Tag Archives | Intel

5Words for February 25th, 2009

5wordsWhat’s up, ladies and gents?

Safari 4 is blazingly fast.

Google explains yesterday’s Gmail outage.

…and Gmail users get phished.

Google joins European Microsoft tussle.

Is your congressperson on Twitter?

Intel says thin is in.

AMD demos six-core CPU.

A big Photoshop bug fix.

Microsoft’s stock isn’t so hot.

Google updates Internet 6 Toolbar.

Roy Blount wants Kindle cash.

Samsung writes a Memoir (phone)

Nokia music phone hits stores.

Will the Kindle go international?

Another roaming-charges horror story.

Adobe patches up Flash vulnerabilities.

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5Words for February 18th, 2009


Late today–I’ve been airborne:

Facebook reverts to old terms.

Intel and Nvidia’s legal tussle.

Folks are dropping cable, apparently.

Tumblr shuts down unkind blogs.

Verizon preps for 4G wireless.

Mozilla: iPhone jailbreaking is OK

Microsoft kills subscription software offering

Text in school, get arrested.

Time to stop using CAPTCHA?

Western Digital’s remotely-accessible drive.

April 5th arrival for Nintendo DSi.

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Sacrilege! 16 Other Time-Honored Tech Industry Traditions We Should End Right Now


Forty-eight hours after the news broke, it’s still kind of stunning. One day, the Steve Jobs keynote at Macworld Expo is arguably the most famous ritual in all of technology. The next day, it’s gone–apparently just because Apple was ready to move on. For a number of reasons, I wish it wasn’t ending. But as Daring Fireball’s John Gruber notes, it’s hard not to stand in awe of Apple’s general willingness to break cleanly with the past rather than just keep doing things because it’s always done them that way.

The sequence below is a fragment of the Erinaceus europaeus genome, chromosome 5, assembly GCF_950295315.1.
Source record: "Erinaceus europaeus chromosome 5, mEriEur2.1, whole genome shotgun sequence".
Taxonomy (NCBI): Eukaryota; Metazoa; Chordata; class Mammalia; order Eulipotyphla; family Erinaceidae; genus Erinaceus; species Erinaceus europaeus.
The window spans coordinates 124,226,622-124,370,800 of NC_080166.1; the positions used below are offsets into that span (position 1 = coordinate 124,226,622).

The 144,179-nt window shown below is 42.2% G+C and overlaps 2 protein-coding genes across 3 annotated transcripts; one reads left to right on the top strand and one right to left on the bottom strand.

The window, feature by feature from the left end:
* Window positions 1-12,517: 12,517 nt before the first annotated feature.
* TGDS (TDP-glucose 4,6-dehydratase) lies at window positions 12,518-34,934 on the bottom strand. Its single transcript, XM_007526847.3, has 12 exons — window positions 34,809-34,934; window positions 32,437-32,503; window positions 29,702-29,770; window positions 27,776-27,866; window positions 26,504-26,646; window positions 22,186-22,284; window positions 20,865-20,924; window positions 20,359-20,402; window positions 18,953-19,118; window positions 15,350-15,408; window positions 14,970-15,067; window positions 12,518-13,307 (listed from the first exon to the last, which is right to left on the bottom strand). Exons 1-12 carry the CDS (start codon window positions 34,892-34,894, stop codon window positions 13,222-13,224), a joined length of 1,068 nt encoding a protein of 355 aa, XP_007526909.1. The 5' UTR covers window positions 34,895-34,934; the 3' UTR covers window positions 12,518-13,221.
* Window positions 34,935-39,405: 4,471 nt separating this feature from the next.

Apple’s move has left me in the mood to question everything about the reality I thought I knew. So why don’t we reassess a bunch of other long-standing traditions in the world of tech–Apple and otherwise–whose expiration dates may have come and gone? Sixteen nominations after the jump; your contributions are welcome.

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Build (or at Least Envision) Your Dream PC

Asus and Intel have launched WePC.com, a Web site that’s a marketing vehicle, but an entertaining one: It lets you noodle out ideas for new PC designs, then publish them so that other folks can vote on them and discuss them. The designs will supposedly be taken into consideration to serve as the basis of new Asus systems, but even if your dream machine stands no chance of ever becoming reality, it’s fun to piece it together.

(Side note: The site provides a configuarator that lets you specify your computer’s specs, including the number of FireWire ports…and the minimum number of FireWire connectors it permits is one. Guess that whoever designed this configurator agrees with those who say that even the idea of a FireWire-free laptop is a travesty.)

(Further side note: The configurator doesn’t involve specifying the CPU inside your dream PC, but you get the chance to describe the machine using free-form text. I’m happy to see that some people are proposing PCs that run OS X and/or use AMD processors, even though the site is sponsored by Asus and Intel.)